Remote: Other HDMI switchers include a button on the unit and a remote control, so you can change which source is being accessed from across the room. This is more convenient, but it adds another remote to your collection to confuse or lose.
The type of television you have can also make a difference in which switcher you need. Virtually all consumer-ready HDMI switchers support 1080p and Dolby Digital/DTS. That said, if you plan to route the switcher’s output through a home theater receiver rather than directly to the TV, you need to make sure it’s compatible with the system’s advanced audio format.
Compatibility: If you plan to use your switcher with an Ultra HD 4K TV and similar components, you’ll need to make sure the switcher is 4K compatible. Check to make sure the switcher supports your device’s HDMI handshake requirements, typically known as HDCP (High-bandwidth Digital Copy Protection) or HDCP 2.2, to get the devices to start communicating. Additionally, if your system requires signals that are HDR encoded, use 3D video, or feature other advanced styles, you’ll need an HDMI switcher that supports them.
Wireless: A handful of switchers can support wireless connectivity as well as connections to wired devices. These devices have a traditional HDMI output as well as a wireless one that sends a signal to a display. These devices are especially helpful with wall-mounted televisions or in instances where you don’t want to run cables across the room or through walls. They can also help to reduce tangled jumbles of wires. Again, convenience will cost you more, and you’ll need to be sure the switcher supports your system’s requirements.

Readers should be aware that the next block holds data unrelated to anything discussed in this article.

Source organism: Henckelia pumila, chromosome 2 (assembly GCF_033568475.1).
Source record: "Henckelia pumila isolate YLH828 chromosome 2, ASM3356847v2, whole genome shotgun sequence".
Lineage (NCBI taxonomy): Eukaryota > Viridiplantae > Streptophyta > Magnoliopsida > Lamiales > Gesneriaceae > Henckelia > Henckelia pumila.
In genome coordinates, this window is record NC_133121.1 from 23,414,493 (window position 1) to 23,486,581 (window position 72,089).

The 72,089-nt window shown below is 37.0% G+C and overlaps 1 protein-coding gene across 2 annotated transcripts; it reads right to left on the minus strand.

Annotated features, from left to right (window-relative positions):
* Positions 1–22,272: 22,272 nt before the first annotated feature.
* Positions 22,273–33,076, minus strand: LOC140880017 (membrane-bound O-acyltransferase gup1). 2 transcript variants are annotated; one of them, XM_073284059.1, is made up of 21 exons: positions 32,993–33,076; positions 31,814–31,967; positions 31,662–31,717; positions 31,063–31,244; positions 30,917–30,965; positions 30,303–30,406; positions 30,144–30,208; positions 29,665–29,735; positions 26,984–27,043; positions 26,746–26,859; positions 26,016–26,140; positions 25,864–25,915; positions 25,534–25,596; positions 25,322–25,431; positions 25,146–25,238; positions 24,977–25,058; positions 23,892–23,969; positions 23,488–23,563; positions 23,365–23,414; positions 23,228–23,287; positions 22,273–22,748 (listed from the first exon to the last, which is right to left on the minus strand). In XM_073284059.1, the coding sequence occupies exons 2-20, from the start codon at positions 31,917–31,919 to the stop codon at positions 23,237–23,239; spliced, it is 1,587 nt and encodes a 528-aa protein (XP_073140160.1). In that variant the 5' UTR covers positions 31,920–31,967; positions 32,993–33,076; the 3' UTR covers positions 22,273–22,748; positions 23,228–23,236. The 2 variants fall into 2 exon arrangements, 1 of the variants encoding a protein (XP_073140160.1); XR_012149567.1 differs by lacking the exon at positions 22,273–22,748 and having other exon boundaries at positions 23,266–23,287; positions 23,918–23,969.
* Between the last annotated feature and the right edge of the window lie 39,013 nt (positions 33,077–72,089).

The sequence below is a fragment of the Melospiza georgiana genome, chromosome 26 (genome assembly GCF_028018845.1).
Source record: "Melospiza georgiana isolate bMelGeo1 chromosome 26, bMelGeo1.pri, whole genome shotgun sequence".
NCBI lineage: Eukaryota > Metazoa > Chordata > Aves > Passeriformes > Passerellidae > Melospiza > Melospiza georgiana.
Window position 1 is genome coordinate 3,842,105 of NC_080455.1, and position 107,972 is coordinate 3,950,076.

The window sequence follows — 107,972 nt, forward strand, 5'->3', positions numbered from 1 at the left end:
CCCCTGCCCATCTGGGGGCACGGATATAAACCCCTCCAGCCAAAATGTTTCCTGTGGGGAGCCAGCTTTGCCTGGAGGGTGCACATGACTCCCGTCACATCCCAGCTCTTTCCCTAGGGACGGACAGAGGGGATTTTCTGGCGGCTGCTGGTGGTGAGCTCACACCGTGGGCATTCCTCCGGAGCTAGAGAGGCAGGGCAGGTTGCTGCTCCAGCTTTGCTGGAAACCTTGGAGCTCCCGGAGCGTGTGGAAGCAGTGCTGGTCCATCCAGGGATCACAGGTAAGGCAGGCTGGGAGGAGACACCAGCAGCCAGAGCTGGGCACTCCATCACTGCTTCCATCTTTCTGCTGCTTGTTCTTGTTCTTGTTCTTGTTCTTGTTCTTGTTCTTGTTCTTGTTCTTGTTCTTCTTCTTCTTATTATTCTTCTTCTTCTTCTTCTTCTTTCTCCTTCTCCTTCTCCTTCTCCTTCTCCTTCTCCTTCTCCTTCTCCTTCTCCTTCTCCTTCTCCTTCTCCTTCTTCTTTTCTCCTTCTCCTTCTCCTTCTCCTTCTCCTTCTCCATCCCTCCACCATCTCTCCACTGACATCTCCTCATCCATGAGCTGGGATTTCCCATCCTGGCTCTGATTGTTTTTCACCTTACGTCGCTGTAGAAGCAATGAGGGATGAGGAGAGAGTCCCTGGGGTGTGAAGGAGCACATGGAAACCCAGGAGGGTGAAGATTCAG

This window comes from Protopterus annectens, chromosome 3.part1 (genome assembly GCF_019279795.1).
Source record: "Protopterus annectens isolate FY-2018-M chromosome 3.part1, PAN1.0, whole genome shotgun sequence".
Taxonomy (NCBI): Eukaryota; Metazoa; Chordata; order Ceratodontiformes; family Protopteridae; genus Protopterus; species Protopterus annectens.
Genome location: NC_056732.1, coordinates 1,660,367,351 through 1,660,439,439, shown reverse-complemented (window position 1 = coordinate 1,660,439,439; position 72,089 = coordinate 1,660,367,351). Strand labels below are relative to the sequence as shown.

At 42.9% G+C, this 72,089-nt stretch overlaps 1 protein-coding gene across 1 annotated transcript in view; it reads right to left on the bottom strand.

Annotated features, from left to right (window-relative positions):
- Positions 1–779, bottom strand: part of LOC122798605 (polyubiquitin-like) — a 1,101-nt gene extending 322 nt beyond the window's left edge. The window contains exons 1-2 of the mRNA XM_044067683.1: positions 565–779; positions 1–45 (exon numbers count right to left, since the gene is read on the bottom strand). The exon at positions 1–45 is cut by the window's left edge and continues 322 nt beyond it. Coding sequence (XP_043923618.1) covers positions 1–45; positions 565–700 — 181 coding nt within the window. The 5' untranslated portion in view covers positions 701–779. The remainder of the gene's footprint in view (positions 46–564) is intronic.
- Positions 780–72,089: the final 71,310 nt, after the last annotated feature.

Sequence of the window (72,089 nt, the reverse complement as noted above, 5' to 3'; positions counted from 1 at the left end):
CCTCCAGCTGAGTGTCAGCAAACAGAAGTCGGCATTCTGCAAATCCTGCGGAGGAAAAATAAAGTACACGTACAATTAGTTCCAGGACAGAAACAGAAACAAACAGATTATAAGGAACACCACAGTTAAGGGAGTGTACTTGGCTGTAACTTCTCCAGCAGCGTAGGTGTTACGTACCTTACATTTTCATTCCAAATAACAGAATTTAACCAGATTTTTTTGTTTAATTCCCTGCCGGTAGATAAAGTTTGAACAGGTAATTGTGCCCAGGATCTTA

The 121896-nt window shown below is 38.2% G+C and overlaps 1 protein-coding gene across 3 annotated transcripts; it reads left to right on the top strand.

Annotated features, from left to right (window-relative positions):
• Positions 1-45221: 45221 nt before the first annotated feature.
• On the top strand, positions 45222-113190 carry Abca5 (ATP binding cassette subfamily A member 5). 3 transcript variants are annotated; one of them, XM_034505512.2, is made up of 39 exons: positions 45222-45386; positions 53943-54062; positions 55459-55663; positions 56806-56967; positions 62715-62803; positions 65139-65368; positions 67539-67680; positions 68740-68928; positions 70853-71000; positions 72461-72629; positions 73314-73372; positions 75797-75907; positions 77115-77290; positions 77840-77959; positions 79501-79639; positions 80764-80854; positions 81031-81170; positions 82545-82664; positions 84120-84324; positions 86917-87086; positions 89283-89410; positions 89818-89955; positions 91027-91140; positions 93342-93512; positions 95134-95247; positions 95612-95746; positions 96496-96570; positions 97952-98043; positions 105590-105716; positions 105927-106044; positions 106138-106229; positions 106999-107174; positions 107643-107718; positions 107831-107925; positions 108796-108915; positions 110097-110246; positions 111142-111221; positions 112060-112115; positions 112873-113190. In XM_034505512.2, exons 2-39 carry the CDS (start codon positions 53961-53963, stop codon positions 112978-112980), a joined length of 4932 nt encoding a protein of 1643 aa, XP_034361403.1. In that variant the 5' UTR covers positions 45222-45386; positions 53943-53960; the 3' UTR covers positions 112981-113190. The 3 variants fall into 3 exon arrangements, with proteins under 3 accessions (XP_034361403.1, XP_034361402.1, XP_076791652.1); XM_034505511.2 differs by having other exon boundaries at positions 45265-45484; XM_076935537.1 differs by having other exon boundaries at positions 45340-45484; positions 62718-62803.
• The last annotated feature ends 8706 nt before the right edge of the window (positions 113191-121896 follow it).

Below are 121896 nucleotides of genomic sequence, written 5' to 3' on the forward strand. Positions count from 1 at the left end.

PIP mode: Switchers equipped with picture-in-picture (PIP) mode let you see the feed from other sources without switching from the one you’re currently using. This can help you keep track of your different media options without losing the one you’re already using.
Prices of HDMI switchers vary greatly depending on the number of inputs and the formats supported.
Budget switchers cost about $10. At this price, switchers can generally handle two or three sources and support 1080p. Some support HDTV 4K and a few other options.
These switchers cost between $20 and $30. Switchers in this price range should have at least three inputs and offer automatic or remote switching options. You should expect offerings to support 4K video to at least 30Hz, Ultra HD, and possibly 3D. They may not support all HDCP options.
Higher-end HDMI switchers cost around $40 or more. If you’re paying this much, your switcher should have four or more ports and support a majority of video formats as well as HDCP. However, be sure to check for your specific format because the technology is always changing.